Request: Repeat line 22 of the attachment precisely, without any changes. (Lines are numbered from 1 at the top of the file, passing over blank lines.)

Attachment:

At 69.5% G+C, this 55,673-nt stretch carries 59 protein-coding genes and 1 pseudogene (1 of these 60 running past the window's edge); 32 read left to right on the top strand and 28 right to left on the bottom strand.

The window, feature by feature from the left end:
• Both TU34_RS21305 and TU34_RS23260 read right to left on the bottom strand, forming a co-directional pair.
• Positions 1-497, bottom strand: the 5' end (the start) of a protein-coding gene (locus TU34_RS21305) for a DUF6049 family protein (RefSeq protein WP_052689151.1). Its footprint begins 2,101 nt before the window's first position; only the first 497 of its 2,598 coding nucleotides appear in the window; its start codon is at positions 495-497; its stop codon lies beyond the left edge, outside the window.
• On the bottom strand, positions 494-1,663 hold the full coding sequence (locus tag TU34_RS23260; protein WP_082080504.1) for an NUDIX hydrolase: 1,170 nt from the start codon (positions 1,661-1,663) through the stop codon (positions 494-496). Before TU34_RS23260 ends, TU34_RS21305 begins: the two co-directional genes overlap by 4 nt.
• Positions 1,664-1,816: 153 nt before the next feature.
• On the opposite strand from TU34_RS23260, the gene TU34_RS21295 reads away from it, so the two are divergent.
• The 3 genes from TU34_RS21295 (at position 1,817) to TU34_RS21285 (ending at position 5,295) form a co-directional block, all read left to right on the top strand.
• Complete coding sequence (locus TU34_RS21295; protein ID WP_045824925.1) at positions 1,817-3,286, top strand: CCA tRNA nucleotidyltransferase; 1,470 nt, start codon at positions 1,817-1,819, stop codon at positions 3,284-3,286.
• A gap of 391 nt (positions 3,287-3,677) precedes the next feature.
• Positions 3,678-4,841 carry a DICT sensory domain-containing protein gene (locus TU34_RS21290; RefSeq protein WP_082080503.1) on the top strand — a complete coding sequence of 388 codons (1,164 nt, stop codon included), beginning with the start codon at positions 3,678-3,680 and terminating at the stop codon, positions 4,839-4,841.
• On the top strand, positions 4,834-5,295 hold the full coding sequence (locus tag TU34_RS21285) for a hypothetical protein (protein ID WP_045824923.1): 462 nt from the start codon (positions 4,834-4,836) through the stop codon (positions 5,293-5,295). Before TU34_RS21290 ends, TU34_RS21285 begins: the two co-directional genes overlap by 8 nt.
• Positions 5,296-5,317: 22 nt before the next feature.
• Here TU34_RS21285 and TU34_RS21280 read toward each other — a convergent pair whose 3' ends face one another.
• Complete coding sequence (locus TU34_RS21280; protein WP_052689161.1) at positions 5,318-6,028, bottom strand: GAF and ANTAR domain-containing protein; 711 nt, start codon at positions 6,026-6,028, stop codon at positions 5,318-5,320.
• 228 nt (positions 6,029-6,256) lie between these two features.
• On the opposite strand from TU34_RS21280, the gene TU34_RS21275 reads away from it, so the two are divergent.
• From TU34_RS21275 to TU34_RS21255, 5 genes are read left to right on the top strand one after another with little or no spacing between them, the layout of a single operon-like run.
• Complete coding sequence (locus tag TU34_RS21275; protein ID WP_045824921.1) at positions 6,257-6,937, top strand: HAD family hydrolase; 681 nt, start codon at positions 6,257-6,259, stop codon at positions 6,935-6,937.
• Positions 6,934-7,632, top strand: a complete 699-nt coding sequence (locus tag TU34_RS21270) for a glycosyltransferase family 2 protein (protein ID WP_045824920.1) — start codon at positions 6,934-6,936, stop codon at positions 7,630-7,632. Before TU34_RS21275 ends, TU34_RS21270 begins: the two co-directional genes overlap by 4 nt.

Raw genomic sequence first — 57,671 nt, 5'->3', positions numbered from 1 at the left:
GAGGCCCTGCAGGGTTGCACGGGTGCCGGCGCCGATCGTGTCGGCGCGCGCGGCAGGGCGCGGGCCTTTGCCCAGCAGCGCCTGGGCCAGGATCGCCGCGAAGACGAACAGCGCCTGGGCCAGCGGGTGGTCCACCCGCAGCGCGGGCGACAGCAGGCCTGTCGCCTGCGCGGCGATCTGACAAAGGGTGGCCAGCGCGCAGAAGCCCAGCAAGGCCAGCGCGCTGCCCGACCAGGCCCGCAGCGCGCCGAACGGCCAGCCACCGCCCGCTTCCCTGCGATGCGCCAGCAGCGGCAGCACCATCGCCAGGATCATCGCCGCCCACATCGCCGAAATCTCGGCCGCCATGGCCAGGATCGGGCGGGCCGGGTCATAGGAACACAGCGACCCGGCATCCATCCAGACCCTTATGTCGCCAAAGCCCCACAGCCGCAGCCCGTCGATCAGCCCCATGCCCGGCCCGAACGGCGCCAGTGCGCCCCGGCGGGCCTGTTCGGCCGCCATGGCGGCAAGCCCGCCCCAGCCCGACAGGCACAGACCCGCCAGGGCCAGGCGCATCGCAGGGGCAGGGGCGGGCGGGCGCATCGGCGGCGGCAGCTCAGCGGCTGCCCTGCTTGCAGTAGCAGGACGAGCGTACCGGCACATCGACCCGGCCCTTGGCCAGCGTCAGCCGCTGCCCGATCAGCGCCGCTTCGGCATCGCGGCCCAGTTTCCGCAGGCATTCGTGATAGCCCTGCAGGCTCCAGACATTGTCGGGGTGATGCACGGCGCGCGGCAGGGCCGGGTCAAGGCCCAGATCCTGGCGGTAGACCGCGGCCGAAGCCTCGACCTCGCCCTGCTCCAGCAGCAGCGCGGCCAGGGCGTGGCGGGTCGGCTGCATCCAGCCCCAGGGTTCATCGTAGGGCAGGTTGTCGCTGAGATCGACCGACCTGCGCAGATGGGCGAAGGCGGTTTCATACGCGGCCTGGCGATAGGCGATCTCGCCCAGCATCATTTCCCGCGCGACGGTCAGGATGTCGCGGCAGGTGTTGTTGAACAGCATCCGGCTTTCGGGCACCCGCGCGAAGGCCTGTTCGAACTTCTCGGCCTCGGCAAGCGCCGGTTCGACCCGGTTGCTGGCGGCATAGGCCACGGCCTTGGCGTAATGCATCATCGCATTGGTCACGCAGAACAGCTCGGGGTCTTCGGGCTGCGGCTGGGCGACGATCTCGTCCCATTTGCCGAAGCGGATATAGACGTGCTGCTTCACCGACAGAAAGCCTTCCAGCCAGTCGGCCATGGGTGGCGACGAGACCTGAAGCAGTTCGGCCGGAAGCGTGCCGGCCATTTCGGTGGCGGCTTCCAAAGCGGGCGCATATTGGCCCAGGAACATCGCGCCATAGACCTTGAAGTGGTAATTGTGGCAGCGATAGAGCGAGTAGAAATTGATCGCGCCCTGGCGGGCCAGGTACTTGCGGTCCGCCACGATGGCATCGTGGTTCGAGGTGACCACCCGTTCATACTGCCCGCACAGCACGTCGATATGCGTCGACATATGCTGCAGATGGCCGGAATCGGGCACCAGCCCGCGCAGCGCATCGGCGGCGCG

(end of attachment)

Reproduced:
GAGGCCCTGCAGGGTTGCACGGGTGCCGGCGCCGATCGTGTCGGCGCGCGCGGCAGGGCGCGGGCCTTTGCCCAGCAGCGCCTGGGCCAGGATCGCCGCGAAGACGAACAGCGCCTGGGCCAGCGGGTGGTCCACCCGCAGCGCGGGCGACAGCAGGCCTGTCGCCTGCGCGGCGATCTGACAAAGGGTGGCCAGCGCGCAGAAGCCCAGCAAGGCCAGCGCGCTGCCCGACCAGGCCCGCAGCGCGCCGAACGGCCAGCCACCGCCCGCTTCCCTGCGATGCGCCAGCAGCGGCAGCACCATCGCCAGGATCATCGCCGCCCACATCGCCGAAATCTCGGCCGCCATGGCCAGGATCGGGCGGGCCGGGTCATAGGAACACAGCGACCCGGCATCCATCCAGACCCTTATGTCGCCAAAGCCCCACAGCCGCAGCCCGTCGATCAGCCCCATGCCCGGCCCGAACGGCGCCAGTGCGCCCCGGCGGGCCTGTTCGGCCGCCATGGCGGCAAGCCCGCCCCAGCCCGACAGGCACAGACCCGCCAGGGCCAGGCGCATCGCAGGGGCAGGGGCGGGCGGGCGCATCGGCGGCGGCAGCTCAGCGGCTGCCCTGCTTGCAGTAGCAGGACGAGCGTACCGGCACATCGACCCGGCCCTTGGCCAGCGTCAGCCGCTGCCCGATCAGCGCCGCTTCGGCATCGCGGCCCAGTTTCCGCAGGCATTCGTGATAGCCCTGCAGGCTCCAGACATTGTCGGGGTGATGCACGGCGCGCGGCAGGGCCGGGTCAAGGCCCAGATCCTGGCGGTAGACCGCGGCCGAAGCCTCGACCTCGCCCTGCTCCAGCAGCAGCGCGGCCAGGGCGTGGCGGGTCGGCTGCATCCAGCCCCAGGGTTCATCGTAGGGCAGGTTGTCGCTGAGATCGACCGACCTGCGCAGATGGGCGAAGGCGGTTTCATACGCGGCCTGGCGATAGGCGATCTCGCCCAGCATCATTTCCCGCGCGACGGTCAGGATGTCGCGGCAGGTGTTGTTGAACAGCATCCGGCTTTCGGGCACCCGCGCGAAGGCCTGTTCGAACTTCTCGGCCTCGGCAAGCGCCGGTTCGACCCGGTTGCTGGCGGCATAGGCCACGGCCTTGGCGTAATGCATCATCGCATTGGTCACGCAGAACAGCTCGGGGTCTTCGGGCTGCGGCTGGGCGACGATCTCGTCCCATTTGCCGAAGCGGATATAGACGTGCTGCTTCACCGACAGAAAGCCTTCCAGCCAGTCGGCCATGGGTGGCGACGAGACCTGAAGCAGTTCGGCCGGAAGCGTGCCGGCCATTTCGGTGGCGGCTTCCAAAGCGGGCGCATATTGGCCCAGGAACATCGCGCCATAGACCTTGAAGTGGTAATTGTGGCAGCGATAGAGCGAGTAGAAATTGATCGCGCCCTGGCGGGCCAGGTACTTGCGGTCCGCCACGATGGCATCGTGGTTCGAGGTGACCACCCGTTCATACTGCCCGCACAGCACGTCGATATGCGTCGACATATGCTGCAGATGGCCGGAATCGGGCACCAGCCCGCGCAGCGCATCGGCGGCGCG